Known at one time as Brights Farm.
GREEN RABBIT – built in 1880. Some say that Gandhi stayed there during his visit to England in 1927/8, when it was a private house. It became a restaurant and guest house in 1941 and was demolished in 1975. A group of 5 houses known as Orchard Lea, Tonbridge Road, now occupies the site.
THE GRENADIER – a public house in Riding Lane. It is marked on a map of 1870. In 1901 the landlord was Wm. Peacock, in 1913 George Thomas Miles. It was rebuilt as a private house after it had been flattened by a bomb in 1942. The publican was in the cellar at the time, tapping a new cask of beer, which probably saved his life. It was the landlord of this pub, Mr Southin, who in 1932, as a result of his persistent efforts, succeeded in getting a bus running on Riding Lane to Underriver. The bus was run by Arthur Ashby.
THE HALF MOON – or Old Half Moon Inn. Parts of this public house are probably 500 years old, though the front part was added about 1707, when the licensee was Samuel Peckham. In the days when the mail went by coach, the horses were changed here and it is rumoured that Dick Turpin visited the place on more than one occasion. An inventory of the “household furniture, tenants fixtures, trade fittings and effects on the premises” transferred from Mr Arthur Beaney to Mr Frederick Oaten on 13th November 1895, gives us some ides of the domestic history of that time: 2 wash basins, a six-foot form, 4 bowles, 2 warming pans and sundries (in the attic); a feather bed, 2 chaff pillows, bedsteps, commode and chamber ware (faulty) (in the back bedroom)l; bedsteads in some rooms, palliasses in others. On 7th September, 1904, after the 39th Servants Annual Cricket Match on the village ground, there was a supper in a marquee behind the Half Moon, provided by Mr Austen and the host Mr F. Oaten. The teams were captained by G. Robinson, coachman to Mrs Hills of Bourne Place and E. Jelley, bailiff to Chas. Stewart, Esq. of The Hurst, Coldharbour Lane (now Roughetts). Mr Robinson’s side won by 29 runs. In 1913 the Landlord was Charles Thos. Thorne and in the 1930s his son ran a taxi service. On Sunday, 27th October, 1940 at 8.30 a.m., a Spitfire II piloted by Pilot Officer John Romney Mather, 66 Squadron Gravesend, crashed in the grounds and the pilot was killed. He was born at Blackheath, London and is buried at St. Margaret’s churchyard, Ifield, Crawley, Sussex. In 1972 Malcolm Pettit, a local enthusiast, recovered the engine from waste ground behind the Half Moon.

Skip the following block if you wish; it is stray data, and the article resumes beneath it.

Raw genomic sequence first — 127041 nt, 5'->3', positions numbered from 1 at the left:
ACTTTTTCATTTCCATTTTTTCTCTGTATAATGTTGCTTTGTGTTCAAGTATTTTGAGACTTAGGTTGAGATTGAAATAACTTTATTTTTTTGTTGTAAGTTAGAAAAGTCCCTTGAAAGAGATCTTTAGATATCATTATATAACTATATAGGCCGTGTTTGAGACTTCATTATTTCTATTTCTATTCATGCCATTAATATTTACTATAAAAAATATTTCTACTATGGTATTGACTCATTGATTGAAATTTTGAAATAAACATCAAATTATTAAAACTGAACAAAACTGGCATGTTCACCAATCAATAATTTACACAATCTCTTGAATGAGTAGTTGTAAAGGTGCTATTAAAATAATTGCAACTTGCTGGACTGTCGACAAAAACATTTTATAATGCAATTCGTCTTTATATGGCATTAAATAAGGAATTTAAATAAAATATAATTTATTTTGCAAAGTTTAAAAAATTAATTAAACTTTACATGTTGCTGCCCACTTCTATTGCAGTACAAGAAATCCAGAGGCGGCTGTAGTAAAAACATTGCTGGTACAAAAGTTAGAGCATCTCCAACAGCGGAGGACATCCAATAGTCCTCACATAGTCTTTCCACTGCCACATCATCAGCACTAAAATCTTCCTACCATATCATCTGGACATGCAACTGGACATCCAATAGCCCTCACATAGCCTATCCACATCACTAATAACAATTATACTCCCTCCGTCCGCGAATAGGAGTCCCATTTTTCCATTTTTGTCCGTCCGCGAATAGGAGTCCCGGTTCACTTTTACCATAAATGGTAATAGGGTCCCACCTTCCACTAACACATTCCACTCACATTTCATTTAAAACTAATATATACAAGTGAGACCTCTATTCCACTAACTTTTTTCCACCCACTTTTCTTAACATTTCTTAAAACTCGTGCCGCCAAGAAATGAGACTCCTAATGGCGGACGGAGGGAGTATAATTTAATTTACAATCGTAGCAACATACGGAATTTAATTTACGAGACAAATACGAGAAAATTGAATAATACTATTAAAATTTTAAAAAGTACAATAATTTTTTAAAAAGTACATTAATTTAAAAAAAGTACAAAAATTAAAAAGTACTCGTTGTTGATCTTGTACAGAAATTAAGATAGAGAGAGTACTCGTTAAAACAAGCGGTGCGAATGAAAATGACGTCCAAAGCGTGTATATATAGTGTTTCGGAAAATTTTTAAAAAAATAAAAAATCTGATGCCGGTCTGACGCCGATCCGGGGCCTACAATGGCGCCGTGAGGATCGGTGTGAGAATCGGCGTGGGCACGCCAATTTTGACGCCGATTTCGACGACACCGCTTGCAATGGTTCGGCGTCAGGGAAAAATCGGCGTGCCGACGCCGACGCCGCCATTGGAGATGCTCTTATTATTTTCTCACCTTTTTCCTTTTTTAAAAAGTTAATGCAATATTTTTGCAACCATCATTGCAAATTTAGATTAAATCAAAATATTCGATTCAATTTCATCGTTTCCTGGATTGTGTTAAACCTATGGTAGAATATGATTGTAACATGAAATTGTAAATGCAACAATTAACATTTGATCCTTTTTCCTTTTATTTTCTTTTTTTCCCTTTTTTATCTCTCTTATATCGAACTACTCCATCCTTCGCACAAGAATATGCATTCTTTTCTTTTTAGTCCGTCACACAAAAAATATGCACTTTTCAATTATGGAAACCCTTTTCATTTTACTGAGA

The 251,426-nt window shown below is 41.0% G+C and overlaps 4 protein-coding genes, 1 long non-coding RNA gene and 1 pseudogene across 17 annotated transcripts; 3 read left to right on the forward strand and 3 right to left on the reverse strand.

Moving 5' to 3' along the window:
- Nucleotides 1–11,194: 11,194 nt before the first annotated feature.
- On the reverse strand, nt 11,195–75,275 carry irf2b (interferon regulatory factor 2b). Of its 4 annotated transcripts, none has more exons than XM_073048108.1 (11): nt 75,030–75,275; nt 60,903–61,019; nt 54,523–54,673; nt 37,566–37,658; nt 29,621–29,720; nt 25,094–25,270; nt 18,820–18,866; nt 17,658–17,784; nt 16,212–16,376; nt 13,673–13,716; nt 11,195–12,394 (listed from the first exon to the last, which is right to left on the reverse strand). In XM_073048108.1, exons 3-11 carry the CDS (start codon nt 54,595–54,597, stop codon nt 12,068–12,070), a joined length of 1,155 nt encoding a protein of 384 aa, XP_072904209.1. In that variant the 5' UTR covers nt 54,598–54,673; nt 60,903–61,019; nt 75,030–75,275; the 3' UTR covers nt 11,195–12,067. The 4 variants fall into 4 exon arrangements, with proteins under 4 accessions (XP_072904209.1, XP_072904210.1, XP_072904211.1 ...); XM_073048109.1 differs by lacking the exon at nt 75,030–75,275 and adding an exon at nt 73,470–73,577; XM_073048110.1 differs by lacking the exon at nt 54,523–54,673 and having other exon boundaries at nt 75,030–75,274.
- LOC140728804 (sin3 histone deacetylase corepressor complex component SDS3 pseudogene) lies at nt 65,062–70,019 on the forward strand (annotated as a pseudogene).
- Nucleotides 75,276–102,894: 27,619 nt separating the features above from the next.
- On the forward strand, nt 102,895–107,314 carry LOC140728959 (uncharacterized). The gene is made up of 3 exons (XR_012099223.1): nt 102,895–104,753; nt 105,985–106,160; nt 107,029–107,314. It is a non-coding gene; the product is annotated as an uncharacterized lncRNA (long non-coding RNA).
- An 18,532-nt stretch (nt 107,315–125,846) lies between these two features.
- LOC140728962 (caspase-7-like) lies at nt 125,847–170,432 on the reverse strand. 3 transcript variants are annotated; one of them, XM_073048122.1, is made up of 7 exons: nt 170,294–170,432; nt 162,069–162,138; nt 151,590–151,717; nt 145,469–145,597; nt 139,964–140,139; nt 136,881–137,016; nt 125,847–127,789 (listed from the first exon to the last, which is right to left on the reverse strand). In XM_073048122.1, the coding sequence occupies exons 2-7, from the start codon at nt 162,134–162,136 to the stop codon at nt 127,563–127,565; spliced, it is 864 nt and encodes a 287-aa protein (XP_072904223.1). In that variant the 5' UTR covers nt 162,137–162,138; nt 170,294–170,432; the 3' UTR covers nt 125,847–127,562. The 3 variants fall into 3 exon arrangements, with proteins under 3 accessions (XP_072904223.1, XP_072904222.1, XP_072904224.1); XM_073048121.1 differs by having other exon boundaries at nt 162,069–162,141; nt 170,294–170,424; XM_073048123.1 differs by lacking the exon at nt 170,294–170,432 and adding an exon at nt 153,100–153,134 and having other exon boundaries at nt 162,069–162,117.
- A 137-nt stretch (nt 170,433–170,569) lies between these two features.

HARDWICK ROAD – a cul-de-sac of 24 houses and bungalows started in 1959, in part of the grounds of Hollanden Park, and named after Mr & Mrs Hardwick who lived there in the 1880s.
HARDWICK SCHOOL – a Kent County Council special school for children with learning disability aged from 2 – 19 years, built in 1959 in Coldharbour Lane, which closed in 1990 and moved to form the Ridgeway School.